Summit wrestling team confident Tigers’ mental toughness can lead to several Pepsi Center berths
BRECKENRIDGE — To Summit High School head wrestling coach and former mixed martial arts fighter Pete Baker, wrestling is really simple. If you are willing to buy into his perspective that wrestling is 80% mental and 20% physical, if you are willing to push your discipline and toughness further than ordinary athletes, you will succeed.
To Baker, most athletes view the physical and mental balance of a sport like wrestling as 50-50. But Baker thinks it’s much more psychological, and that’s the mindset he wants his Tigers wrestlers to grapple with.
“We have skill,” Baker said, “but really, truly it’s an 80-20 sport. It’s 80% that will to grind and not give up. And the rest skill. The average person will quit at 20%. Everything starts getting hard. You throw in the towel.”
That’s the standard in Baker’s wrestling room: to never even consider throwing in the towel. Whether conducting sprints in the Summit High School hallways or rolling around for minute after minute on Baker’s mats, Summit Tigers wrestlers take pride in their grit. And whether they are newcomers to the sport trying to master the art of a double-leg takedown or seasoned veterans with hopes of a state championship, if they want to wrestle for Baker, they better bring their big boy britches.
Leading the way for Baker’s team this year is an accomplished older duo he’s been training for years and a freshman prodigy who has the skills and aptitude to become one of the greatest wrestlers in Summit High history.
A year after he wrestled his way to the state tournament at the Pepsi Center, senior Brandon Daniel wants to place at states in the 126-pound weight class. Daniel has trained with Baker since sixth grade, learning the standard of toughness Baker expects. Over the summer, Daniel dialed in his mental and physical preparation with Baker down at the 303 Training Center in Westminster.
“Brandon, I think, has improved on the little things, the details,” Baker said. “He’s making sure that he’s in the right position, and I think that’s from the offseason training that he’s done.”
On those trips down to Westminster, Daniel was joined each week by his cousin he regards more as a brother, Gio Marquez. Since Daniel first began training with Baker in sixth grade, Marquez has been in his shadow step by step, raising his wrestling acumen. Marquez nearly missed a spot in the state tournament last season.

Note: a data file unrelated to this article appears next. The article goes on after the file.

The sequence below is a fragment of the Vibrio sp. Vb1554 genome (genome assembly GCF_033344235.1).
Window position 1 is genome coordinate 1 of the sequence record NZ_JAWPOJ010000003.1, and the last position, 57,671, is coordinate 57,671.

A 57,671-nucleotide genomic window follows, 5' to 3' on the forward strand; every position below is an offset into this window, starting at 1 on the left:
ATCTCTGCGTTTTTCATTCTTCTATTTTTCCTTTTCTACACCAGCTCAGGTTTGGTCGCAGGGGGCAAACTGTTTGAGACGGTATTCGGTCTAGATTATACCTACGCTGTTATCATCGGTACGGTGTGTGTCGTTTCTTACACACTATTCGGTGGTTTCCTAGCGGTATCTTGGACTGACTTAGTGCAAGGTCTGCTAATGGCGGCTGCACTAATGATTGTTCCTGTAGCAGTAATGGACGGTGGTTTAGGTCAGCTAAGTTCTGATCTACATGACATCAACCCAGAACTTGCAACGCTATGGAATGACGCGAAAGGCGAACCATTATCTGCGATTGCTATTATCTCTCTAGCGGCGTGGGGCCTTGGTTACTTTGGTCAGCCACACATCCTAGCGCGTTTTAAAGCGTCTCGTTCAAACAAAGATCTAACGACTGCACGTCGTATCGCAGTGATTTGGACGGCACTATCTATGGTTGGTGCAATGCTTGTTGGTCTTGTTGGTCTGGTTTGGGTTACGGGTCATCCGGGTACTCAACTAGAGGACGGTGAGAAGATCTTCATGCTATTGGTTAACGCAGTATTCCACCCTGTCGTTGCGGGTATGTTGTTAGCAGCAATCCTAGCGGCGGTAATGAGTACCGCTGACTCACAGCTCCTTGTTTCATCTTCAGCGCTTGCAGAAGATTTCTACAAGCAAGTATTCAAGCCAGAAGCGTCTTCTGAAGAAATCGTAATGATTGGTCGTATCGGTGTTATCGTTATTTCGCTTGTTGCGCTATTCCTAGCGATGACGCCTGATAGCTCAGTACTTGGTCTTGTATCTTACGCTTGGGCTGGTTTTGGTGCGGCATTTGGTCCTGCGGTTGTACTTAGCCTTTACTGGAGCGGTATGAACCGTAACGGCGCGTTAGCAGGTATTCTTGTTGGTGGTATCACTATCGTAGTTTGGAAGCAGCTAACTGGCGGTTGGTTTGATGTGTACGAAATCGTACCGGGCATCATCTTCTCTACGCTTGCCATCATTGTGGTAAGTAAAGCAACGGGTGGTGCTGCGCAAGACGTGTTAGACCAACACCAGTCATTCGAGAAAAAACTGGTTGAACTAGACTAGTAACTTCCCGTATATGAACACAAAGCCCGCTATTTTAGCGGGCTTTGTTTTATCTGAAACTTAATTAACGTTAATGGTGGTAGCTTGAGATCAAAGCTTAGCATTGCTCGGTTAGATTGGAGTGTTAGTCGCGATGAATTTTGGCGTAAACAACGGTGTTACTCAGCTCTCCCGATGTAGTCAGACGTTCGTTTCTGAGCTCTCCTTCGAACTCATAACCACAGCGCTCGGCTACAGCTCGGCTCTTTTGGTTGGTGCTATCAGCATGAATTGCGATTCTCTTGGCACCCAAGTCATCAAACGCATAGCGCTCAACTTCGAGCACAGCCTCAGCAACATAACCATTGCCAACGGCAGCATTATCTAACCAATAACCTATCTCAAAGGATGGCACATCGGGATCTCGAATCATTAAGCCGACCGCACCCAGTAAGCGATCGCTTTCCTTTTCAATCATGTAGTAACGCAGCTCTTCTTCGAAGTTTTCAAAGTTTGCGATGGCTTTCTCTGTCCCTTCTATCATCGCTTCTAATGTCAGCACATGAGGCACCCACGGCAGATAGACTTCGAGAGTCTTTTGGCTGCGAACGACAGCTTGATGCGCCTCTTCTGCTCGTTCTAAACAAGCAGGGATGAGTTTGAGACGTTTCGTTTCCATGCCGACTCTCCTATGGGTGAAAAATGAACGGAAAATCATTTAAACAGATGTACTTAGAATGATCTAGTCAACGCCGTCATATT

Expecting to wrestle at 113 pounds this winter, Marquez has eyes on qualifying for state and hopes to place in the top six. Of any member of this year’s Tigers team, Baker lauds Marquez for his toughness. Baker sees a lot of himself in Daniel and Marquez, as Baker also has trained the cousins in various mixed martial arts disciplines. Ultimately, both cousins would like to try their hand at MMA after their wrestling careers are over. And Marquez said there are elements of MMA, such as key locks and shrimping, that Baker has honed in their skill set, aiding them on the Colorado High School wrestling mats.
“What he has is Gio won’t quit,” Baker said. “They are both super tough. Brandon’s probably got some more skill. Gio’s got a lot of heart.”
Dec.7: Golden Dual Tournament, 8 a.m.
Dec. 14: Frank Palmeri Invite, Wheat Ridge, 8:30 a.m.
Dec. 20-21: Weld Central Tournament, Keenesburg
Jan. 11: Evergreen Invitational, 9 a.m.
Jan. 14: Summit Tri, Summit High, 6 p.m.
Jan. 18: Alameda Invitational, 8:30 a.m.
Jan. 23: Basalt Tri, 5 p.m.
Jan. 25: Commander Invite, JFK, 9 a.m.
Jan. 30: Summit Dual, Summit High, 6 p.m.
Feb. 1: Mile High Classic, Thomas Jefferson, TBD
Feb. 14: Regionals, Broomfield, TBD
Feb. 20-22: State Tournament, Pepsi Center, TBD
Summit wrestling’s fab freshman Patrick “P.J.” Trujillo will wrestle a weight class below Marquez, at 106 pounds. The Leadville resident won the middle school state championship last year, a year after grappling to the final. The son of a Lake County High School state champion, Trujillo should contend for a state championship qualification this season. And Trujillo is already putting pressure on himself, aiming for a top-6 place at state or perhaps even better: a state championship.
Though those goals might seem wide-eyed for a baby-faced ninth grader, Baker doesn’t mince words when it comes to Trujillo. He’s probably the most talented first-year wrestler to ever enter Baker’s program, and he has the potential to become the best wrestler in the state before his Tigers career is over.
What makes Trujillo so special?
“I think it’s just all of the years that he’s been doing it,” Baker said. “He’s one of those kids that, like me, I started wrestling when I was 6. When you start at a young age, by the time you come to high school, you already know the moves. So now it’s just motions, right? You can do it all without thinking about it. Once you think about where to put your body, you’ve already lost, and he’s got all that natural ability and mat time.”
As for the totality of the Tigers team, Marquez said, no matter their skill level, everyone has the same goal: to be the best, toughest Tiger they can be.
“I hope everybody accomplishes their dreams,” Marquez said.
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